Why Trucking Industry Practices Might Be Making Our Roads Less Safe
Being a truck driver once ranked among the best jobs in the nation. The pay was good. The work was steady. Truck driver unions even carried a degree of political influence. But times have changed in an industry fraught with wage stagnation and high turnover rates, among other labor problems.
We drive alongside large trucks virtually every time we drive a major road, and we rarely think about the job requirements of those inside the big rigs. But we probably should. Around 4,000 fatal crashes involving heavy trucks happen every year in the United States. Most of those fatalities were the occupants of smaller vehicles, not the driver of the large truck.
You might not immediately connect the dots between truck driver pay and road safety, but the connection most certainly exists. The ways in which the trucking industry is failing its drivers are also failing everyone on our roads. Let’s look at some of the ways in which the job of a truck driver has changed over the years.
How Truck Drivers are Paid – and Why It Matters
For many drivers, their pay is essentially based on mileage. If a trucker isn’t moving, they aren’t earning. That’s a problem for truckers when they are idling in traffic, filling out paperwork or fueling up their trucks. The need to rack up as many miles as possible forces drivers to push the limit on federal rules governing how long a driver can be on the road. It also forces them to push themselves to the limits. This results in truck driver fatigue, which is a leading cause of truck crashes.
Not all drivers are paid by the mile. Some drivers are paid hourly or through a combination of mileage and time spent on other tasks. These different pay models are the subject of debate in the industry. But while that debate rages on, truckers are experiencing a stagnation of wages that has lasted for nearly four decades.
Before the late 1970’s mass deregulation of the trucking industry, drivers often belonged to unions and experienced less turnover, higher pay and greater job stability. Today, truckers are often considered independent contractors, a change that, according to a great piece in the Atlantic, has shifted risks and costs away from shippers and onto drivers.
The trucking industry says that there is a massive truck driver shortage. The American Trucking Association said that in 2015, there were 48,000 fewer drivers than the industry needed in order to meet shipping demands. Some labor experts and driver advocates believe that the shortage is simply a byproduct of an environment where drivers are asked to do more for much less pay. Their argument is simple: If you need more drivers, you have to pay more money.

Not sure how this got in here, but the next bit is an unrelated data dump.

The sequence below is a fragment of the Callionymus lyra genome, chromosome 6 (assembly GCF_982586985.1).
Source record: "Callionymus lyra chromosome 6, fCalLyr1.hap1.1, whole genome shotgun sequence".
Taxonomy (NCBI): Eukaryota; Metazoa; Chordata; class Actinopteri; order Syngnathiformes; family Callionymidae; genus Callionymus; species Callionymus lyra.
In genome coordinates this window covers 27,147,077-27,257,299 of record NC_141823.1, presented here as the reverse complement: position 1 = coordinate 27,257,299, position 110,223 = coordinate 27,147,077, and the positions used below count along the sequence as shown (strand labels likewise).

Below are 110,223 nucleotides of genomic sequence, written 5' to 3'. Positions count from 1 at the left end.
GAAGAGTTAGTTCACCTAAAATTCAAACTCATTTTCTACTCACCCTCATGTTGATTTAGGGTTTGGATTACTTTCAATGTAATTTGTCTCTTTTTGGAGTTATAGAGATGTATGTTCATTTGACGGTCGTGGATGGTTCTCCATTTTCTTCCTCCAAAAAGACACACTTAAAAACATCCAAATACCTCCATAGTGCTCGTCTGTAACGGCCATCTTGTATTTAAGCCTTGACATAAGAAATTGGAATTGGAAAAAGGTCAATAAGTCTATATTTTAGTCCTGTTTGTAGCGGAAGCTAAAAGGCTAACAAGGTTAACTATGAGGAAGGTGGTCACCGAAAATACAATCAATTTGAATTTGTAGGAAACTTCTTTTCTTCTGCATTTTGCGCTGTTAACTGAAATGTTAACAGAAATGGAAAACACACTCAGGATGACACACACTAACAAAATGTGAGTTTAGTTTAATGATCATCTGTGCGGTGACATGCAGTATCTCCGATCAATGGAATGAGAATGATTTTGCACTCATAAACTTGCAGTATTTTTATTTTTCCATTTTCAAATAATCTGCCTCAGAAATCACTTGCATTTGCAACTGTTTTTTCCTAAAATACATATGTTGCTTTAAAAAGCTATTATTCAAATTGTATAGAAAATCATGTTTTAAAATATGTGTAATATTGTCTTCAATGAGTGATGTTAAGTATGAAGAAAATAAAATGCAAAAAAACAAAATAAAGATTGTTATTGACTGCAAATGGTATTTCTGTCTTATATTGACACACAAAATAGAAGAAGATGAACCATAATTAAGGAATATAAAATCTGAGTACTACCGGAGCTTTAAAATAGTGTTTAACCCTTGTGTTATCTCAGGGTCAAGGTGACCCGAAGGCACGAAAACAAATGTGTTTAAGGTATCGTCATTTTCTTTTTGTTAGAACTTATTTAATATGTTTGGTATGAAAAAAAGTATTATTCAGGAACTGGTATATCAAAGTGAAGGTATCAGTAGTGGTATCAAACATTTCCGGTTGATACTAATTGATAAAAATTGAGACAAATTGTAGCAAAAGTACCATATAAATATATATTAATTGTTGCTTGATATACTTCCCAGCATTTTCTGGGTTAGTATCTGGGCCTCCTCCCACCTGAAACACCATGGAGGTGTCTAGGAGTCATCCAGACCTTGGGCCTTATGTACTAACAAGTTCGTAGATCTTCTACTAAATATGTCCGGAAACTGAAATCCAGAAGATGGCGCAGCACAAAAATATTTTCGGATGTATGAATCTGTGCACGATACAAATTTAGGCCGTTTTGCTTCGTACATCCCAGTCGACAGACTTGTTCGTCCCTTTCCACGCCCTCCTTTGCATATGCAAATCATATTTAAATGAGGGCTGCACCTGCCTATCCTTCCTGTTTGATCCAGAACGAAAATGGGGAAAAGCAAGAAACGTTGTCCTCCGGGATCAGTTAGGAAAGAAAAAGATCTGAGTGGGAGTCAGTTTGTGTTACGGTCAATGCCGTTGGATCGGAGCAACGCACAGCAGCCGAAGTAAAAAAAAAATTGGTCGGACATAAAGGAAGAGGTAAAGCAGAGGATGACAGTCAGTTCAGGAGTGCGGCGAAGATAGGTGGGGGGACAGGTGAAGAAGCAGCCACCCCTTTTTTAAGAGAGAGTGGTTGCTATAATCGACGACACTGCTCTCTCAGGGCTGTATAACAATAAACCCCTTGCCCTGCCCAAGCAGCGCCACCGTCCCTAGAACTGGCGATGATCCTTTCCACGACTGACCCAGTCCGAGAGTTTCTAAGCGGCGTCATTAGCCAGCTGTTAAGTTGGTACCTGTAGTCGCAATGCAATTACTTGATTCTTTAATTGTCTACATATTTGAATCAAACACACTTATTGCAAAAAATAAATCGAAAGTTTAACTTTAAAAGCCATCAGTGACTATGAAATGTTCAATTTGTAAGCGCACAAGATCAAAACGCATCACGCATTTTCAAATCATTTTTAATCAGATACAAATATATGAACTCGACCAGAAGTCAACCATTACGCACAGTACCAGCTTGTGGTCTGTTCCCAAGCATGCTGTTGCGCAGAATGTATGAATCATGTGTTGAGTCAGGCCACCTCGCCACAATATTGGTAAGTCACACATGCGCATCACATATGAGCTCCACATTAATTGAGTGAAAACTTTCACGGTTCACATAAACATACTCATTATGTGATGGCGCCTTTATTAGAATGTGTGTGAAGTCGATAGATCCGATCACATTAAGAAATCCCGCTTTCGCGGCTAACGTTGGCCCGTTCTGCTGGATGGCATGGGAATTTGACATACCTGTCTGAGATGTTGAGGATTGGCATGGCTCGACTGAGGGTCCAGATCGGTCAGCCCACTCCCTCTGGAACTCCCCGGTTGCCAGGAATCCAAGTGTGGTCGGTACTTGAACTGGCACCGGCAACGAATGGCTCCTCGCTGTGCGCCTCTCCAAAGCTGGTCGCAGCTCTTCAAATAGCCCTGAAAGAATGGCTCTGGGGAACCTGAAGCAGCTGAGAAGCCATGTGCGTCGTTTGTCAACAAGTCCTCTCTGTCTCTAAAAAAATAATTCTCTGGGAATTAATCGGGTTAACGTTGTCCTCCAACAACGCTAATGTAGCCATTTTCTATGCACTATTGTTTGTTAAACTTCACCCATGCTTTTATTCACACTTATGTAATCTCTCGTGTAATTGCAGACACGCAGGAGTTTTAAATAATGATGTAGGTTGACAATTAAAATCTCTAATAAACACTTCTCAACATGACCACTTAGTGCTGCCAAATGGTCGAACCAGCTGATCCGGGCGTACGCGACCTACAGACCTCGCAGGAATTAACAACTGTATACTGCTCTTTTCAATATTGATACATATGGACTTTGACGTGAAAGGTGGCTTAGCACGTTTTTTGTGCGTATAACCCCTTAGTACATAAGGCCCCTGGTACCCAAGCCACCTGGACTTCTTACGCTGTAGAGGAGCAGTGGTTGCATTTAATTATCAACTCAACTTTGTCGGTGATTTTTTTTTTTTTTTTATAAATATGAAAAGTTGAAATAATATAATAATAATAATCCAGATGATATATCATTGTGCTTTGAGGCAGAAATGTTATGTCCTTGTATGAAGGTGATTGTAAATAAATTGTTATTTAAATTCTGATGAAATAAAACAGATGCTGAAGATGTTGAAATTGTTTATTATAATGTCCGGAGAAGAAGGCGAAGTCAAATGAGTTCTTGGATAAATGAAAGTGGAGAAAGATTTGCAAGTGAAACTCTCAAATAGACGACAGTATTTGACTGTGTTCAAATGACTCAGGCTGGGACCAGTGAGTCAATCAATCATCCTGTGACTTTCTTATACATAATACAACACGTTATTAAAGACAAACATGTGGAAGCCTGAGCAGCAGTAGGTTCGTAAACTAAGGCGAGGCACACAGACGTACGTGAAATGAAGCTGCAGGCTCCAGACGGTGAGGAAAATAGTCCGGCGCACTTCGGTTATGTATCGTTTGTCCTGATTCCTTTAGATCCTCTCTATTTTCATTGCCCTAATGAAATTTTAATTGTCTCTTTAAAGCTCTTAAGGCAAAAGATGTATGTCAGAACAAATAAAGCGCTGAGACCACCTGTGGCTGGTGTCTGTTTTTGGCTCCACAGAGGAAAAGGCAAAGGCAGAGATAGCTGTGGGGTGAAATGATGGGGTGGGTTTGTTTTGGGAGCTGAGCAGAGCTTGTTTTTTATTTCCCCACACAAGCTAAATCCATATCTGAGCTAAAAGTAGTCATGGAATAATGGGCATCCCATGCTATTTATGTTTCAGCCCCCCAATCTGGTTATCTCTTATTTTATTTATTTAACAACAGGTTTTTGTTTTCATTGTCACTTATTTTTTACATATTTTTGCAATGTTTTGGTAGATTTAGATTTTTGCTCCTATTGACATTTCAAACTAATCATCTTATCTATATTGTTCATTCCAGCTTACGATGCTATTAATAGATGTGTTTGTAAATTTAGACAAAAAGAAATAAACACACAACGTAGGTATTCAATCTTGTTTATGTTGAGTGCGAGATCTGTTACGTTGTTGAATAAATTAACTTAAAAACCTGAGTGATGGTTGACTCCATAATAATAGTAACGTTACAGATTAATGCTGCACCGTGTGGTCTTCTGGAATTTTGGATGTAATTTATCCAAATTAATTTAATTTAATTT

The Industry’s Proposed Solutions to Labor Shortages Might Present More Problems
While there is a debate over whether the driver shortage is self-inflicted by the trucking industry, the result is clear. Less pay and higher turnover rates mean fewer people want to drive a truck for a living. It also means that less-experienced drivers are finding themselves behind the wheel of a large truck. Trucking industry lobbyists want to lower age requirements to help address the shortage and they propose increasing the weight and size limits of trucks allowed on roads. Both ideas might save labor costs for shippers, but they would mean more dangerous roads for the rest of us.
The ATA has long wanted to change that, and several proposals have been introduced by lawmakers to lower that federal age requirement. Critics of those proposals say that is a dangerous prospect. Drivers between the ages of 18 and 20 have significantly higher fatal crash rates than those 21 and older.
The industry also wants to change the restrictions on the size and weight of large trucks allowed on interstates. The 80,000-pound trucks that currently travel on interstates require nearly twice as much distance as passenger cars to come to a stop when traveling at 65 miles per hour. Heavier trucks would take even longer. They would also increase the wear and tear on our infrastructure, potentially creating more dangerous road conditions for other drivers.
The Industry Has Resisted Other Safety Regulations
While many fleets have adopted some safety technologies like automatic emergency braking, other technologies are not so quickly embraced. For example, installing side guards on all trucks would significantly reduce fatalities suffered in underride collisions, which occur when a smaller vehicle collides with the side of a truck and goes underneath the trailer. Safety advocates believe that lawmakers have not made these devices mandatory because of pressure from the trucking industry.
However, if we can raise awareness of these important issues and increase public support for laws that improve safety on our roads, then we can exert influence on lawmakers. It’s in everyone’s best interest to make sure that the trucks we share the road with pose as little threat as possible to other motorists and that the people driving those trucks are given the pay and protections they deserve.
Our firm has handled several cases involving large truck accidents. If you have questions or would like to schedule a free consultation, contact us today by filling out our online form or calling us at (410) 625-4878.